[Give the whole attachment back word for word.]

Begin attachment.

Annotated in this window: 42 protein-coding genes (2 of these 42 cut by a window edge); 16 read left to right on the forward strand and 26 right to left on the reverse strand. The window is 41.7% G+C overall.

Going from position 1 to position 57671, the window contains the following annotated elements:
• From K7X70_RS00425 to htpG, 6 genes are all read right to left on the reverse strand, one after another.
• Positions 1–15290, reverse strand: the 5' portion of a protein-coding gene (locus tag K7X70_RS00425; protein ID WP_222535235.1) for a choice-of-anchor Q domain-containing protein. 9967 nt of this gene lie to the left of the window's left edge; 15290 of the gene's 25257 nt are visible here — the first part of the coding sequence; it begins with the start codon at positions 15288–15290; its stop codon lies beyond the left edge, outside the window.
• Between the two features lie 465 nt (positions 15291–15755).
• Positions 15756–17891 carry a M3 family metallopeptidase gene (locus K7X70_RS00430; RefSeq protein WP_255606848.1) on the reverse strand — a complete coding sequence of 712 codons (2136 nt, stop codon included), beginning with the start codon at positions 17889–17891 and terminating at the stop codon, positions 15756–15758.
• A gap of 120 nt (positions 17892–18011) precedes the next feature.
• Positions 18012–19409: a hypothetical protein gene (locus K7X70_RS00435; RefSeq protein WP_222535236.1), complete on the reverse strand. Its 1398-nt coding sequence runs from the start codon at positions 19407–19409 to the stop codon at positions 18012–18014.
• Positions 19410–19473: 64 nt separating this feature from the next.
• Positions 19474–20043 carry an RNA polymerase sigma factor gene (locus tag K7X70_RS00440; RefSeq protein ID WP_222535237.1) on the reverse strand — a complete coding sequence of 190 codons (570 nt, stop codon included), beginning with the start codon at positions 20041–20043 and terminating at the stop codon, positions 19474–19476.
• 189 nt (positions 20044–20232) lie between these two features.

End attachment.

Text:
Annotated in this window: 42 protein-coding genes (2 of these 42 cut by a window edge); 16 read left to right on the forward strand and 26 right to left on the reverse strand. The window is 41.7% G+C overall.

Going from position 1 to position 57671, the window contains the following annotated elements:
• From K7X70_RS00425 to htpG, 6 genes are all read right to left on the reverse strand, one after another.
• Positions 1–15290, reverse strand: the 5' portion of a protein-coding gene (locus tag K7X70_RS00425; protein ID WP_222535235.1) for a choice-of-anchor Q domain-containing protein. 9967 nt of this gene lie to the left of the window's left edge; 15290 of the gene's 25257 nt are visible here — the first part of the coding sequence; it begins with the start codon at positions 15288–15290; its stop codon lies beyond the left edge, outside the window.
• Between the two features lie 465 nt (positions 15291–15755).
• Positions 15756–17891 carry a M3 family metallopeptidase gene (locus K7X70_RS00430; RefSeq protein WP_255606848.1) on the reverse strand — a complete coding sequence of 712 codons (2136 nt, stop codon included), beginning with the start codon at positions 17889–17891 and terminating at the stop codon, positions 15756–15758.
• A gap of 120 nt (positions 17892–18011) precedes the next feature.
• Positions 18012–19409: a hypothetical protein gene (locus K7X70_RS00435; RefSeq protein WP_222535236.1), complete on the reverse strand. Its 1398-nt coding sequence runs from the start codon at positions 19407–19409 to the stop codon at positions 18012–18014.
• Positions 19410–19473: 64 nt separating this feature from the next.
• Positions 19474–20043 carry an RNA polymerase sigma factor gene (locus tag K7X70_RS00440; RefSeq protein ID WP_222535237.1) on the reverse strand — a complete coding sequence of 190 codons (570 nt, stop codon included), beginning with the start codon at positions 20041–20043 and terminating at the stop codon, positions 19474–19476.
• 189 nt (positions 20044–20232) lie between these two features.